• [0177]
    A minor technical difficulty occasionally noted during the application of a gel cover of the present invention is that during the gelling step of the gel cover, the gel contracts leaving a small gap in the carrier/gel cover interface. It has been found that such gaps are adequately filled by the addition of additional gellable fluid followed by gelling of the fluid.
  • [0178]
    Another preferred method of making a carrier of the present invention is by photolithography of a spin-coated substrate, a commercially available process (for example, from Micro Resist Technology GmbH, Berlin, Germany) known to one skilled in the art. According to such a method, a high aspect ratio photoresist fluid (e.g., SU-8 thich photoresist, MicroChem Corporation, Newton Mass., USA) is placed on a planar substrate (for example a glass slide). The substrate is rotated horizontally, that is, about an axis that is perpendicular to the surface of the substrate on which the photoresist fluid was placed. As a result of the rotation the photoresist fluid forms a uniformly thick layer on the substrate, typically between about 5 microns and about 20 microns thick. Subsequently, the photoresist fluid is illuminated through a mask, fixing only desired areas of the substrate layer. Developing of the substrate with the selectively fixed film layer removes the non-fixed areas of the film. In such a way a carrier of the present invention is produced made up of a fixed photoresist layer resting on a substrate layer where the features of the carrier are carved into the photoresist layer and the bottom of the features (such as wells) is the substrate. Using photolithography, flat-bottomed wells and other features are easily produced. Such a method is a preferred method of producing a two-layered carrier of the present invention.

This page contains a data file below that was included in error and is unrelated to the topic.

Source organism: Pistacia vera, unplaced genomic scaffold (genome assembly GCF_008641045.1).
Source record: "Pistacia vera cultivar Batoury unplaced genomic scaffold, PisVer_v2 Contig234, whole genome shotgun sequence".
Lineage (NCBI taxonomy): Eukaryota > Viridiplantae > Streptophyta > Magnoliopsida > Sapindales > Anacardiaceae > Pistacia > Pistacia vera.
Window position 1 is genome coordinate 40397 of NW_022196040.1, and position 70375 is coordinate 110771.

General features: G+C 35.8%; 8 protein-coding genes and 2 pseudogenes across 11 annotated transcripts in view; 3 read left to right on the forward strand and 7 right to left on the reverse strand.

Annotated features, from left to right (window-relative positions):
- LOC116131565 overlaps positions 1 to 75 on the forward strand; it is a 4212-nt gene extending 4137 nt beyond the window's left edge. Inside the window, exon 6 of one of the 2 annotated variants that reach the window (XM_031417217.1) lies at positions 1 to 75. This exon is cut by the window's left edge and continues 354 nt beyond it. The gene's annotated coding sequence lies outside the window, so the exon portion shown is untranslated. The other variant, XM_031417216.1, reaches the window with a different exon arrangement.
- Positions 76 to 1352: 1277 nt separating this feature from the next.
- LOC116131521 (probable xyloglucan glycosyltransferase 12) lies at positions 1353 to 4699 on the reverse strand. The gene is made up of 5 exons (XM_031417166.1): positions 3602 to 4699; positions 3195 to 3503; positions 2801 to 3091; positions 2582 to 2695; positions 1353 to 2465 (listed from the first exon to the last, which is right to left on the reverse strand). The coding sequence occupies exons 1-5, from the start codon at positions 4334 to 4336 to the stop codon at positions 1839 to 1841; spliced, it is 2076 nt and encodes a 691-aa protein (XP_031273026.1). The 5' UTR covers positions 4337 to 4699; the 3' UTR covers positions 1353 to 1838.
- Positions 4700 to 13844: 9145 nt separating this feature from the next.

• [0179]
    Some embodiments of the present invention include a carrier made of some material where the wells thereof are coated with a layer that influences the proliferation of living cells, for example delaying or preventing cell proliferation, for example by delaying or preventing adhesion of cells held in the wells.
  • [0180]
    The material of which a carrier having coated wells according to the teachings of the present invention is made is any material used in making carriers and includes but is not limited to elastically deformable materials, plastically deformable materials, ceramics, epoxies, glasses, glass-ceramics, metals, plastics, polycarbonates, polydimethylsiloxane, polyethylenterephtalate glycol, polymers, polymethyl methacrylate, polystyrene, polyurethanes, polyvinyl chloride, silicon, silicon oxide and silicon rubbers.
  • [0181]
    One skilled in the art is acquainted with many ways to coat the insides of wells of a carrier so as to provide a carrier of the present invention having a coating that influences the proliferation of cells held therein.
  • [0182]